Don’t worry; this doesn’t involve catching bugs just finding them. You will need a piece
of paper for each child that is playing, crayons or pencils and stickers. Divide each piece
of paper into nine squares with three columns and three rows. The middle square is a free
In each of the other eight squares draw a picture or write the name of a bug that can be
found in your backyard. Send the children out with the stickers and their bingo cards to
find the bugs. As the child finds each bug they can place a sticker on the appropriate
square. The only rule that should be reinforced is that the bugs are not to be touched (or
squashed, squished, etc.).
To make the game longer or shorter you can either have the children find all the bugs on
the page to win or like in traditional bingo the first person to make a line on their card
wins. Once you put the effort into the game cards you may want to spend a bit of extra
time and money to have them laminated. They can be re-used over and over again.
When they are laminated you can choose to use a marker or crayon instead of stickers to
check off the bugs that are found.
A good list of bugs to put on the cards:
* Wood louse
* Any other bug or insect that can be easily found in your yard.
Different variations of this game include using leaves or flowers instead of bugs. A prize
for winning the game can increase the fun for the kids. It doesn’t have to candy or a toy,
even letting them decide what video to watch or have for dinner can be enough of a prize
for a child.
The Climate of the Philippines is either tropical rainforest, tropical savanna or tropical monsoon, or humid subtropical (in higher-altitude areas) characterized by relatively high temperature, oppressive humidity and plenty of rainfall. There are two seasons in the country, the wet season and the dry season, based upon the amount of rainfall. This is dependent as well on your location in the country as some areas experience rain all throughout the year.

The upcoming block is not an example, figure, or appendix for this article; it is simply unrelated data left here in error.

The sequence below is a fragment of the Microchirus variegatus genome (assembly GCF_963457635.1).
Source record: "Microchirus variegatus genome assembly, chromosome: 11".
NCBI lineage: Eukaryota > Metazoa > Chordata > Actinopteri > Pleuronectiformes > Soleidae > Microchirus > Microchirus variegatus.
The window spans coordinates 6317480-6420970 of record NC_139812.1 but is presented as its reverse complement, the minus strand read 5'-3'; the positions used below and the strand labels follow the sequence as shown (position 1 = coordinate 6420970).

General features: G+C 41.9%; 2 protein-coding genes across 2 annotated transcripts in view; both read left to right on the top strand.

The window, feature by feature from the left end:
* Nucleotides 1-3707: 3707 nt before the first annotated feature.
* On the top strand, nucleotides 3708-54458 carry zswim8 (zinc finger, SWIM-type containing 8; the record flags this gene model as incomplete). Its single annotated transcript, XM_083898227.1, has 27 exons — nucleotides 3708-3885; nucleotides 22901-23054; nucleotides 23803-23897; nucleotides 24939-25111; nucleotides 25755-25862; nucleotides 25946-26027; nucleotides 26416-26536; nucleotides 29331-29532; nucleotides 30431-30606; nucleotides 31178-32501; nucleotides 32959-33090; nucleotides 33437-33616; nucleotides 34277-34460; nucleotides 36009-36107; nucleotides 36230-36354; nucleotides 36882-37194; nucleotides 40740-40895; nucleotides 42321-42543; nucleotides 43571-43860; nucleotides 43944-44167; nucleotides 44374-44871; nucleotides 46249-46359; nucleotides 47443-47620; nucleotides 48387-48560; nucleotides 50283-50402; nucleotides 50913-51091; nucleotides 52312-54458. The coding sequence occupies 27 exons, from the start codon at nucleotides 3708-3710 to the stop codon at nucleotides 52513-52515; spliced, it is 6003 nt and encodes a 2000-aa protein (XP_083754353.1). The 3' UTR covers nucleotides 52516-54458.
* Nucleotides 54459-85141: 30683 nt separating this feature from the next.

Based on temperature, the seven warmest months of the year are:
- from March to October; the winter monsoon brings cooler air
- from November to February
- May is the warmest month
- January, the coolest
There are four recognized climate types in the Philippines, and they are based on the distribution of rainfall (See the Philippine Climate Map). They are described as follows:
Type I. Two pronounced season: dry from November to April and wet during the rest of the year.
Type II. No dry season with a pronounced rainfall from November to January.
Type III. Seasons are not very pronounced, relatively dry from November to April, and wet during the rest of the year.
Type IV. Rainfall is more or less evenly distributed throughout the year.
Relative humidity is high in the Philippines. A high amount of moisture or vapor in the air makes hot temperatures feel hotter. This quantity of moisture is due to different factors - the extraordinary evaporation from the seas that surrounds the country on all sides, to the different prevailing winds in the different seasons of the year, and finally, to the abundant rains so common in a tropical country. The first may be considered as general causes of the great humidity, which is generally observed in all the islands throughout the year. The last two may influence the different degree of humidity for the different months of the year and for the different regions of the Archipelago.